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German steelmaker thyssenkrupp plans production cuts in Duisburg

In World
April 12, 2024
A general view of the logo of the Engineering company thyssenkrupp. Roland Weihrauch/dpa

A general view of the logo of the Engineering company thyssenkrupp. Roland Weihrauch/dpa

Thyssenkrupp Steel’s announcement late on Thursday of production cuts at its plant in the western German city of Duisburg has raised alarm and concern among local leaders.

Thyssenkrupp management announced that production capacity in Duisburg would be significantly reduced, including through “as yet unquantified job losses.”

Around 27,000 people currently work for thyssenkrupp Steel, Germany’s largest steelmaker and a division of industrial giant thyssenkrupp. About 13,000 of those workers are employed in Duisburg.

Trade union leaders responded on Friday that they would only discuss production cuts at the Duisburg plant if thyssenkrupp ruled out mandatory redundancies well beyond March 2026, when a current job security agreement is set to expire.

The company said only that it hopes to continue to avoid redundancies even as it implements the production cuts.

“We are demanding a future instead of redundancy,” the head of the works council for the steel division, Tekin Nasikkol, said. “We won’t budge on that, we’re drawing red lines.”

Nasikkol said a general meeting has been called for April at the MSV Duisburg football stadium, which has a seating capacity of 31,500.

“We will not accept that tens of thousands of people have to fear for their jobs,” said Knut Giesler, a local leader for the IG Metall steelworkers trade union.

Thyssenkrupp plans to reduce production capacity in Duisburg from the current 11.5 million tons per year to between 9 and 9.5 million tons per year, a reduction of about 17-22%.

Production volumes in Duisburg also include steel produced by the Duisburg-based Hüttenwerke Krupp Mannesmann (HKM), which is 50% owned by thyssenkrupp Steel. About 3,000 people work at HKM.

The economy minister for the state of North Rhine Westphalia, which includes Duisburg, called the news “disappointing” for workers, the region and all of Germany.

The minister, Mona Neubaur, pointedly noted that thyssenkrupp has received billions of dollars in government support in recent years and called on the company to find a fair solution for affected workers.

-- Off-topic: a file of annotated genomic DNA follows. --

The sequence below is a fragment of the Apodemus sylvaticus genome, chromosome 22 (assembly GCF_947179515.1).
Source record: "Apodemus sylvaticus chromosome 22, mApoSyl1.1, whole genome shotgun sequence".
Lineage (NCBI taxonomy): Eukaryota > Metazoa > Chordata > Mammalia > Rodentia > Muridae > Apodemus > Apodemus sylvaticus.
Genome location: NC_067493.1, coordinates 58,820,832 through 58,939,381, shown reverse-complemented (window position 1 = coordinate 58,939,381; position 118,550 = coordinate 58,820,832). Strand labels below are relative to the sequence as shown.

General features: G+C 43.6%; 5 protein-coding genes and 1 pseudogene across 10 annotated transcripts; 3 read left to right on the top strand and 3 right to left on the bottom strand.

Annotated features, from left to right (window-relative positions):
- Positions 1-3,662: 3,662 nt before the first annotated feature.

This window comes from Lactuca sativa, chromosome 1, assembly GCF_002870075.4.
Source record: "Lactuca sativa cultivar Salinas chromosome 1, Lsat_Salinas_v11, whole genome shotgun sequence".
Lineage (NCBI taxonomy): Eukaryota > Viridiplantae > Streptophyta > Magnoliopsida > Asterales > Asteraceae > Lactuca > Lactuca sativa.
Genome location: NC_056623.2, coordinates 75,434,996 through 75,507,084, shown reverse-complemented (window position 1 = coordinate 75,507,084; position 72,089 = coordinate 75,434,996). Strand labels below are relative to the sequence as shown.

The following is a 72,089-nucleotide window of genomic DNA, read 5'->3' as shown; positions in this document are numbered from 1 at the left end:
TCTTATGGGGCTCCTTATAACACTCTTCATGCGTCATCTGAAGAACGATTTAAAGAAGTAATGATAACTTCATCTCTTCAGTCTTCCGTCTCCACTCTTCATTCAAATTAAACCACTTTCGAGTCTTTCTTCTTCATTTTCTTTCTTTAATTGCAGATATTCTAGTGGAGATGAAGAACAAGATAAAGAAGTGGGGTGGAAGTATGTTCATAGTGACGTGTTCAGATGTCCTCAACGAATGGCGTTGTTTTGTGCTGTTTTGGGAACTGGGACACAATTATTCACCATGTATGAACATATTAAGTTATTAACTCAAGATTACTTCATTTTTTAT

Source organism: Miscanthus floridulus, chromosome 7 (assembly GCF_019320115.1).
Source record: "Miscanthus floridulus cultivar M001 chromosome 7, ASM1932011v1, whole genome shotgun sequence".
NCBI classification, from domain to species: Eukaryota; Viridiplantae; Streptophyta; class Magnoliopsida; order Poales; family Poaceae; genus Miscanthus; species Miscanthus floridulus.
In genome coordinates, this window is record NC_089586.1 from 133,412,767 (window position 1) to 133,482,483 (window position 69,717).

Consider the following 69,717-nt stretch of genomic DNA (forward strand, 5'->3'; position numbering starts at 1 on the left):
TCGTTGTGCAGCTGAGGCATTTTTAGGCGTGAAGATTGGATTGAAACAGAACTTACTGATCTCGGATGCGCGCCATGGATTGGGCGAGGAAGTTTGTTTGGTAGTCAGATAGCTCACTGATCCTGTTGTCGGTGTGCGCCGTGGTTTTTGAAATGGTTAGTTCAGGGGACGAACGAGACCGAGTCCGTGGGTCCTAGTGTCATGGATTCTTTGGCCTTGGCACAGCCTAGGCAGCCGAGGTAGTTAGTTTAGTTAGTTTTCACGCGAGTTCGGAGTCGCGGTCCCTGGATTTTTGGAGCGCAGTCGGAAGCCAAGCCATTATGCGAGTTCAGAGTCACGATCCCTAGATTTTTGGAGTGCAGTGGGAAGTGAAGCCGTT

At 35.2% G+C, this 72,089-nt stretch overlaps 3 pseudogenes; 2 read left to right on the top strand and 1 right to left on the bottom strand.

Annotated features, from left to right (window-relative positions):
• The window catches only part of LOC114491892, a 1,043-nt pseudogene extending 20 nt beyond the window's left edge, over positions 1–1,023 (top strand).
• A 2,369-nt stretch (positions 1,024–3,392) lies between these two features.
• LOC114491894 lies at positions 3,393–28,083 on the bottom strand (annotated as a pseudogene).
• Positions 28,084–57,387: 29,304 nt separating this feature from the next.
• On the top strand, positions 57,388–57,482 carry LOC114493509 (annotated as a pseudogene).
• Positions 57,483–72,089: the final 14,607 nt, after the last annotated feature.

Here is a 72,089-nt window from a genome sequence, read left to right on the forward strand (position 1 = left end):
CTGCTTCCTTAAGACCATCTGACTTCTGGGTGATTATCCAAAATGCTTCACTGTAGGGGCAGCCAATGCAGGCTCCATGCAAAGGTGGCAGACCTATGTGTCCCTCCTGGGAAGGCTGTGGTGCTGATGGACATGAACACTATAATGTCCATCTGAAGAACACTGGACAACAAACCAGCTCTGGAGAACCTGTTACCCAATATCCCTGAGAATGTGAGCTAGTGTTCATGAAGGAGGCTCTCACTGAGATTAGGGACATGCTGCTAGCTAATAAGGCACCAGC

Germany was once a global leader in steel production, but has seen the steel industry struggle in recent decades against often lower-cost overseas competitors.

Neubaur said thyssenkrupp needs to press ahead with plans to make its production processes more climate-friendly as a way toward a sustainable future.

A major planned construction programme for the Duisburg site – replacing a blast furnace with a hydrogen-powered direct reduction plant and two smelters – should move forward, she said.

The project was planned in coordination with the European Commission, she noted. Public subsidies are covering about two-thirds of the €3 billion ($3.2 billion) price tag.

Giesler, the trade union leader, said thyssenkrupp needs to explain how, only nine months after receiving the subsidies, “a structural realignment has been announced that will have an impact on thousands of jobs.”

Thyssenkrupp Steel said that it would continue the conversion of production towards climate-neutral steelmaking.

“The construction of the first direct reduction plant at the Duisburg site will continue to be implemented as planned, with the support of the subsidies released for this purpose by the federal and state governments,” the company said.

The goal of achieving completely climate-neutral production by 2045 at the latest also remains unchanged, according to the company.

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